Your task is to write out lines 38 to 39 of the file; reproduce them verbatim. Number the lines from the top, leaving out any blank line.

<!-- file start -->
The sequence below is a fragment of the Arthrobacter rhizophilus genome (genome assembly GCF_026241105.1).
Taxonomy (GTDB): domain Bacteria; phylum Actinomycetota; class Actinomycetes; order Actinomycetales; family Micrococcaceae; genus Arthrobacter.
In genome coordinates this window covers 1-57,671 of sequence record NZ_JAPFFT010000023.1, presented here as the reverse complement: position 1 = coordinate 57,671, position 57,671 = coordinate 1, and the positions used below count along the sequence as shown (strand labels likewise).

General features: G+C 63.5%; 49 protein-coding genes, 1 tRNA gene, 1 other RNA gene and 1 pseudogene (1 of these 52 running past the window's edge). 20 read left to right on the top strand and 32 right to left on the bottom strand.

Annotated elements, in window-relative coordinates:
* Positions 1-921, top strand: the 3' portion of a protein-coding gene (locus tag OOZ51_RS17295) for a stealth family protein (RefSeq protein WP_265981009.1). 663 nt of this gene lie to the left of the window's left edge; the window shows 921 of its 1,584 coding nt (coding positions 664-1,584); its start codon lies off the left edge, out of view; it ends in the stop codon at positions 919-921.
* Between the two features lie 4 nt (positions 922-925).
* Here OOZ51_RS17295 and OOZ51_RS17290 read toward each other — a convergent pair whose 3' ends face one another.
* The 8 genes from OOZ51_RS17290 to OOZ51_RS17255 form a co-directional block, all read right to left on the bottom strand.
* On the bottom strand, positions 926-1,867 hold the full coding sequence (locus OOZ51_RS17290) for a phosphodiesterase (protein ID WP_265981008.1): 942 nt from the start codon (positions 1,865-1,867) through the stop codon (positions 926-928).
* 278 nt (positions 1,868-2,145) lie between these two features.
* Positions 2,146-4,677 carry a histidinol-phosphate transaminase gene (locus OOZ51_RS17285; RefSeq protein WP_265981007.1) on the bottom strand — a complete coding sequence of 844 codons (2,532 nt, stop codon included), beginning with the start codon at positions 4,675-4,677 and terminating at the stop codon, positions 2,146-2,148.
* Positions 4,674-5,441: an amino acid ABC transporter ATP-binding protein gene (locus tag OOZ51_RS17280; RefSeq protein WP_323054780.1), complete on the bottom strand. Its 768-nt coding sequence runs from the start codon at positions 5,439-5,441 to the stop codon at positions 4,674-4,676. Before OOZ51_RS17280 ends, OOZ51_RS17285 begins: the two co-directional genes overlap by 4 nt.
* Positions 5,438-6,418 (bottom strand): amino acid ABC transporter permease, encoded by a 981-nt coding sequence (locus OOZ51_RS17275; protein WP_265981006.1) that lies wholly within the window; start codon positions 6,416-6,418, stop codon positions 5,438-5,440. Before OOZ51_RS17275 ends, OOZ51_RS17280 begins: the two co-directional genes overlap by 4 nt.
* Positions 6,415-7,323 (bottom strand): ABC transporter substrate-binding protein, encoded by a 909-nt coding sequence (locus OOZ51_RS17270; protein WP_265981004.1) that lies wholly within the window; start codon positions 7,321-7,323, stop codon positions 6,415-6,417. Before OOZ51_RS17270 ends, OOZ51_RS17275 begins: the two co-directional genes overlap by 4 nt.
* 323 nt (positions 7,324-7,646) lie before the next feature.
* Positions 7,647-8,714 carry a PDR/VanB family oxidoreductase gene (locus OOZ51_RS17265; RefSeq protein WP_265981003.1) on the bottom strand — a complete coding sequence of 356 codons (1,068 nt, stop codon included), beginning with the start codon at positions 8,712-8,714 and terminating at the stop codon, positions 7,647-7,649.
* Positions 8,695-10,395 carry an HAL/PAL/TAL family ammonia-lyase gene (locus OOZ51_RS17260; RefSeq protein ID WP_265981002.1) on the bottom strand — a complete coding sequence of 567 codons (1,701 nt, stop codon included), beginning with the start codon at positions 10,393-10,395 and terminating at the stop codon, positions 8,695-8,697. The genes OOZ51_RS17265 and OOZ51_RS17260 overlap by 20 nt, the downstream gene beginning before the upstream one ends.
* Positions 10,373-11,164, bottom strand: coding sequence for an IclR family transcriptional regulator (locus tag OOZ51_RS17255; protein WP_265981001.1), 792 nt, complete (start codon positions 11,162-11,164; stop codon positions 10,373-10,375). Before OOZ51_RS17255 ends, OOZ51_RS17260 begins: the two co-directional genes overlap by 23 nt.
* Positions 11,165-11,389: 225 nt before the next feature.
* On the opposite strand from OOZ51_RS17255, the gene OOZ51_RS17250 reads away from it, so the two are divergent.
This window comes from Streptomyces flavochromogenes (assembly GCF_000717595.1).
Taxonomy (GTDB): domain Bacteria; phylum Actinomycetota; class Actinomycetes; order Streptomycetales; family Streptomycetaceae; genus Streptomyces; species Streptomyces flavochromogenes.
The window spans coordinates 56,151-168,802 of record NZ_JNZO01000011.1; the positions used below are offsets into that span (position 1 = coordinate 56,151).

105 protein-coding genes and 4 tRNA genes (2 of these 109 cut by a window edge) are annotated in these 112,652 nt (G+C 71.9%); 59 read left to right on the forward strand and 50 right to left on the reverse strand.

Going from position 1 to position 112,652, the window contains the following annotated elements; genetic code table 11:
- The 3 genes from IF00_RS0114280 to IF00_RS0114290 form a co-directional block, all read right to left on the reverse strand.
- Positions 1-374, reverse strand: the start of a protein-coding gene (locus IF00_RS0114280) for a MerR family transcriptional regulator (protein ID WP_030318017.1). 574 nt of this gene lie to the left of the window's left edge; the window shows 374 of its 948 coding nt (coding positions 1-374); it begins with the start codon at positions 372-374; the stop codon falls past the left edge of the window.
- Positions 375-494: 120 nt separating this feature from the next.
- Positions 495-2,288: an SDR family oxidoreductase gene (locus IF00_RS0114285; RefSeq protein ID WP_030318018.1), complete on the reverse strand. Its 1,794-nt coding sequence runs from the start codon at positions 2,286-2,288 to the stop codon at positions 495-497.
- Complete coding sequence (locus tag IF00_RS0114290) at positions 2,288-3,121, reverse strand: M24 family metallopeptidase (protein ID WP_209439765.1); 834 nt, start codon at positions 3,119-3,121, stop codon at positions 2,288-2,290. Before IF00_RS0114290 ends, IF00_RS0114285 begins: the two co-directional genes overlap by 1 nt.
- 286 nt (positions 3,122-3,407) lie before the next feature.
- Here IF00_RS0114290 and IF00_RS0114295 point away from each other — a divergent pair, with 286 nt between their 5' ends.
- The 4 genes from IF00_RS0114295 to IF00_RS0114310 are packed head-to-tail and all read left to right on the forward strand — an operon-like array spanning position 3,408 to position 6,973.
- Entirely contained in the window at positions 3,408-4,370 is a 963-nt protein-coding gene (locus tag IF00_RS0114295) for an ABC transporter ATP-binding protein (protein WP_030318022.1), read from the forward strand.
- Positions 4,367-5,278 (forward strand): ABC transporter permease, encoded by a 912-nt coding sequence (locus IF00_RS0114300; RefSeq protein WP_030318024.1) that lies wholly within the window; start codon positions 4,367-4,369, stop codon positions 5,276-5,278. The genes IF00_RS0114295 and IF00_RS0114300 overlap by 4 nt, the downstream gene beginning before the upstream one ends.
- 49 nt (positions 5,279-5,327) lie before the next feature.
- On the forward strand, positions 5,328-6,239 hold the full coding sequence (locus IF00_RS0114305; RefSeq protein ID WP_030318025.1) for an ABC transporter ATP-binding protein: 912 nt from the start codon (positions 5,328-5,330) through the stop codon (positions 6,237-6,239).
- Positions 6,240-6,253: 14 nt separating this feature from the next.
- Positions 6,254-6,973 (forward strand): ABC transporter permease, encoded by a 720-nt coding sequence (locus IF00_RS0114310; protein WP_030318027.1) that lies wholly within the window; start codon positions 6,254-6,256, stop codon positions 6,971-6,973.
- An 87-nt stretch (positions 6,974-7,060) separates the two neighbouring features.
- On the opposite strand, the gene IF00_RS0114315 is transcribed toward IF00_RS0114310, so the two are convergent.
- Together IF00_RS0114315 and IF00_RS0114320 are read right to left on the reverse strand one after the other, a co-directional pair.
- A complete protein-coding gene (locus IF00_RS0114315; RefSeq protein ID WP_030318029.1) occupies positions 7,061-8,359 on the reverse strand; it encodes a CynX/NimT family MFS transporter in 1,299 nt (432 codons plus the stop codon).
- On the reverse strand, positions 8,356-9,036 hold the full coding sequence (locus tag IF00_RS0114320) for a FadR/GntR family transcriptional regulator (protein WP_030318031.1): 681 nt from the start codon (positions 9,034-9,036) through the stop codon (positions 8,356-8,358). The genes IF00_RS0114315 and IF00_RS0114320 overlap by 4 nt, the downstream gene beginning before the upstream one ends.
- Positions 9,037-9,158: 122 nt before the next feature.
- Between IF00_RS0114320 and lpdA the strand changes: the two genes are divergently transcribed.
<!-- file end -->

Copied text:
- On the forward strand, positions 5,328-6,239 hold the full coding sequence (locus IF00_RS0114305; RefSeq protein ID WP_030318025.1) for an ABC transporter ATP-binding protein: 912 nt from the start codon (positions 5,328-5,330) through the stop codon (positions 6,237-6,239).
- Positions 6,240-6,253: 14 nt separating this feature from the next.